March 2, 2023
When the COVID-19 pandemic spread across America, school food service workers brought their mission to the forefront of America’s attention, reminding the nation of the importance of the child nutrition programs. With school buildings closed, before masks or social distancing, months before a vaccine was available, school nutrition professionals came out of their kitchens to serve their community. Baltimore City Public Schools (BCPS), in collaboration with the Baltimore Museum of Industry, has recognized that heroic effort and the work cafeteria professionals do daily in their current exhibition “Food For Thought: Spotlighting Food Service Workers at Baltimore City Public Schools”.
In spring 2020, when BCPS paused in-person instruction, the city sprang into action, consulting with the Maryland State Department of Education, local partners, such as Maryland Hunger Solutions, and other districts to employ innovative techniques that ensured food would be available to the thousands of city students who depended on school meals each day. Within the first month, BCPS served more than 530,000 youth meals, initially enlisting help from the National Guard and eventually moving to a grab-and-go model.
“Everything got turned upside down. The way we used to do things, we could no longer do [that],” said Bruce Martin, a recently retired regional cafeteria worker with 26 years of service. “The kids could no longer come to the cafeteria line, per se, and get their meals. We had to be innovative. We were still able to feed those kids who were not in school by means of serving them from the outside. They would walk up to our entrance at the school, and the cafeteria worker would give them two days’ worth of food. They would get two breakfasts, two lunches, and two suppers.”The pandemic did not initiate the schools’ food service in Baltimore, though, it only altered operations. As the exhibit reveals, by 1970, every city school was serving lunch. Throughout the decades that followed, the district would add school breakfast, the Fresh Fruit and Vegetable Program, afterschool nutrition programs, and summer meals. In 2015, BCPS adopted the Community Eligibility Provision, offering healthy school meals to all students regardless of household income. Lunch participation boomed, reaching an additional 10,000 students each day.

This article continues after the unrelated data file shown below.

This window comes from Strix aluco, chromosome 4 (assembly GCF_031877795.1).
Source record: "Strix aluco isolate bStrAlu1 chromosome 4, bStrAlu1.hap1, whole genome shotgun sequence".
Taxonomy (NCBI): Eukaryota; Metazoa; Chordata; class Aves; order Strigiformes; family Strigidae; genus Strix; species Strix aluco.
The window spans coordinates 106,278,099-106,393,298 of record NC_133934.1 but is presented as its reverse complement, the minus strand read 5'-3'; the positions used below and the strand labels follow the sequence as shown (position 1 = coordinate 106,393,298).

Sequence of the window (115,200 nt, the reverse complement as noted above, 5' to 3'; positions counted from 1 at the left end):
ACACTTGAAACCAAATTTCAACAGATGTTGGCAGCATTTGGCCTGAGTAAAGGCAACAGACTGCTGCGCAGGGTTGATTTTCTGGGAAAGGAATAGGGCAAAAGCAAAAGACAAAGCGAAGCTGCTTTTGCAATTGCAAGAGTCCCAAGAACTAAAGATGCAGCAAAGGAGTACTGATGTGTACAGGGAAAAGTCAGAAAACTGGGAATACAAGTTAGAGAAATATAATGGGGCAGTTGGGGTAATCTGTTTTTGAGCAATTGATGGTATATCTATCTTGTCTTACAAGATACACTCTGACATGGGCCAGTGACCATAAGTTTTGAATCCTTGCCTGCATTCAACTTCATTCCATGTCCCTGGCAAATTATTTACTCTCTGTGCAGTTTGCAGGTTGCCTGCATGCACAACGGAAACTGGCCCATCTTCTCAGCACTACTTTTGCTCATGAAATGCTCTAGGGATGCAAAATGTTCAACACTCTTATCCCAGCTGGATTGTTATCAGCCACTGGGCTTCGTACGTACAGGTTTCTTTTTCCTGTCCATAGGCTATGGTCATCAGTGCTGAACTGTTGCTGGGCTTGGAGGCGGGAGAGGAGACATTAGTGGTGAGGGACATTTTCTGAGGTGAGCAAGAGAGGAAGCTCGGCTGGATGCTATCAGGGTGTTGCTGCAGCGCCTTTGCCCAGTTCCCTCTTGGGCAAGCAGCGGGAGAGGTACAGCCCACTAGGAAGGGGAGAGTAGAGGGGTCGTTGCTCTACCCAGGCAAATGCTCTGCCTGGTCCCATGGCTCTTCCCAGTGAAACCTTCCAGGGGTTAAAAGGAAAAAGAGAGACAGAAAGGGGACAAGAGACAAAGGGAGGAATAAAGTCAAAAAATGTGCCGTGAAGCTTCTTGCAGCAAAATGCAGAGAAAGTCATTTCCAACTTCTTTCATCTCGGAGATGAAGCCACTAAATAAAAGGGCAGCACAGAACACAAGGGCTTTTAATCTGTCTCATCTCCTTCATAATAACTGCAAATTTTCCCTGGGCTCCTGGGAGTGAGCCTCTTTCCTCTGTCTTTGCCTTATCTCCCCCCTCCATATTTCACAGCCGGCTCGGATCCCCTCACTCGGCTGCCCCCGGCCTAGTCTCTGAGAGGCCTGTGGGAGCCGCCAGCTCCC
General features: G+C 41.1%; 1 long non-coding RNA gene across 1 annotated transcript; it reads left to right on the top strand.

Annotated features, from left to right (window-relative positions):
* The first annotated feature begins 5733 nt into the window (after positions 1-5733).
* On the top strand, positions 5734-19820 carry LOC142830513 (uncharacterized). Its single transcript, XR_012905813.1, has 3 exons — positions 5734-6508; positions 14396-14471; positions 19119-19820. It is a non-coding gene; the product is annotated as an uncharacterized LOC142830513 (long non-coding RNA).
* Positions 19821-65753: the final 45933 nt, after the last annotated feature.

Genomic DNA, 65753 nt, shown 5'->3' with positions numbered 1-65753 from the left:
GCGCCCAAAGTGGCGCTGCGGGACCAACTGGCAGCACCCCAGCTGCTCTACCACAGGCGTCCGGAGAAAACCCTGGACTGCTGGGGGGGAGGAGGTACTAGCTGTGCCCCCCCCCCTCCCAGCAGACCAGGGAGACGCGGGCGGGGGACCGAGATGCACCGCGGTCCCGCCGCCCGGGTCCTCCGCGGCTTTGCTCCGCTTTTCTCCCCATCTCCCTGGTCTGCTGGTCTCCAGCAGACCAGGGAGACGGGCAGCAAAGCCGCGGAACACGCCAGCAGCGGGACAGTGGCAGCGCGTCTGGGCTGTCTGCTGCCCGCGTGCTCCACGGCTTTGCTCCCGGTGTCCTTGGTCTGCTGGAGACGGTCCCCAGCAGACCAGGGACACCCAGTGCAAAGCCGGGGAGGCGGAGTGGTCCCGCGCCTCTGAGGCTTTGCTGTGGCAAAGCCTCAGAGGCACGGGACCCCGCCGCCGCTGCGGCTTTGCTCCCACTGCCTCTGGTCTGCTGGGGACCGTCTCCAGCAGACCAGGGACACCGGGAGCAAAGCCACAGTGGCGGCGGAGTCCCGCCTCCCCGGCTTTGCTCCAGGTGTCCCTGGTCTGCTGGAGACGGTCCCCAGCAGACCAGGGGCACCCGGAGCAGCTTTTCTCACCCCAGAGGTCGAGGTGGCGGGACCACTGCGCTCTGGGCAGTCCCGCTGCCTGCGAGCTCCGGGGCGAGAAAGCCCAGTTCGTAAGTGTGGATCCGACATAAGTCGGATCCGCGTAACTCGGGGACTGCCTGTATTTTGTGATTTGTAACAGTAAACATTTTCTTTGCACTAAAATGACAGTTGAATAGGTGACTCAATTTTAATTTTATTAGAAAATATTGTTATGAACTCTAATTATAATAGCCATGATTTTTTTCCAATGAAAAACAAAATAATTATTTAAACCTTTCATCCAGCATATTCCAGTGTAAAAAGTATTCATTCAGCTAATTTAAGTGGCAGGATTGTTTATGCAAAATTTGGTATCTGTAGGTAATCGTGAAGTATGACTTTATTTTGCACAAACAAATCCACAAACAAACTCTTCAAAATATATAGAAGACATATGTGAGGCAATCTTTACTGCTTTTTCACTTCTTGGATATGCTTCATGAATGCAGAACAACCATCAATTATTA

The Food and Nutrition Department grew their programs further by expanding farm-to-school efforts and connecting the school cafeteria’s role to academic achievement. As Shelia Alston, retired Food and Nutrition operations manager stated, “We are part of the learning process with the kids, because a child cannot learn if they’re hungry.” Currently, BCPS staff prepare and serve more than 88,000 meals every school day.
“We are excited for this opportunity to highlight the dedication and depth of experience among our food service team, who provide essential services to students year-round,” said Elizabeth Marchetta, executive director of Food and Nutrition Services Department.
The “Food for Thought” exhibit, which integrates the child nutrition programs’ history with staff testimony and student artwork, runs through June 2023. The museum also hosted a virtual discussion, A History of School Meals, available on their YouTube Channel, and is promoting a day of service at Great Kids Farm, BCPS’ own working agricultural center, on April 20.
To learn more about hunger in Baltimore City and across Maryland, visit mdhungersolutions.org.
 Baltimore City’s average daily participation (ADP) for lunch was 49,309 in School Year 2014-2015. The lunch ADP increased to 59,665 in School Year 2015-2016.